Treosulfan is an effective alkylating cytostatic for malignant melanoma in vitro and in vivo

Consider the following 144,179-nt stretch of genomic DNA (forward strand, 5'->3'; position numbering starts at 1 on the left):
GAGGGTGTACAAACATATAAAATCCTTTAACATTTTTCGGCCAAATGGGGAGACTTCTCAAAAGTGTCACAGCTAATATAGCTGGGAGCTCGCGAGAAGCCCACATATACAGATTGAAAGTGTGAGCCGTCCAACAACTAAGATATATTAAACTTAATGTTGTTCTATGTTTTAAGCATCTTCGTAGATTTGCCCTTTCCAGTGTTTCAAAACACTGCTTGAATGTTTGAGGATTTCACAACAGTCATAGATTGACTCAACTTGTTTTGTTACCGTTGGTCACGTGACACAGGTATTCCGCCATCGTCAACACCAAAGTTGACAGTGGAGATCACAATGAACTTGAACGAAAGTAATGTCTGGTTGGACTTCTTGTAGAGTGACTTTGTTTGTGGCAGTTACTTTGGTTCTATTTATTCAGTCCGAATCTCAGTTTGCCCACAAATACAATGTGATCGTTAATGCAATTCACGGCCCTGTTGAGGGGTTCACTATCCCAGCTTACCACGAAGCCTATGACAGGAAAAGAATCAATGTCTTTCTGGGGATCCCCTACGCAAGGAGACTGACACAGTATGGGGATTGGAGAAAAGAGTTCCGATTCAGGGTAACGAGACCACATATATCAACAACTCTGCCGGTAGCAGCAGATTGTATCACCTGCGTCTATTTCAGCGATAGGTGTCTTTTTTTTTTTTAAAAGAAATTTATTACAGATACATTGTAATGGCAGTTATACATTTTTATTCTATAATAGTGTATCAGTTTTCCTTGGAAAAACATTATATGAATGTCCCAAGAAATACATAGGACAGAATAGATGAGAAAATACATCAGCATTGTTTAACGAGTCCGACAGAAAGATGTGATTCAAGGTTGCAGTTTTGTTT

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The therapy of metastatic malignant melanoma is limited by poor responses and short overall survival. Thus it remains an important issue to identify and test potential new drugs in this disease. This study was performed to examine the effects of the bifunctional alkylating cytostatic treosulfan in vitro. Using an In vitro microplate ATP bioluminescence tumour chemosensitivity assay (ATP-TCA) five highly chemoresistant melanoma cell lines and melanoma cells freshly isolated from metastases surgically resected from stage IV melanoma patients (n=10) were incubated with treosulfan. Three cell lines and eight of the 10 tested tumour cells isolated from melanoma metasteses showed tumour growth inhibition > 50% after incubation with treosulfan. Therefore, 14 patients with rapidly progressing stage IV malignant melanoma who had been pretreated with at least one standard chemotherapy regimen received treosulfan. In this population of patients with highly refractory advanced melanoma, one complete remission (7.1%), two partial remissions (14.3%) and three cases of stable disease (21.4%) were observed. The median survival time for all the patients measured from the beginning of treosulfan treatment was 9 months, and the median overall survival was 17 months. Except for two patients who developed grade 3 leucopenia, only moderate side effects were observed. Therefore, we conclude that treosulfan was well tolerated in this small series of patients and seems to be a promising alkylating cytostatic for the treatment of metastatic melanoma. Further studies are warranted to test these findings.

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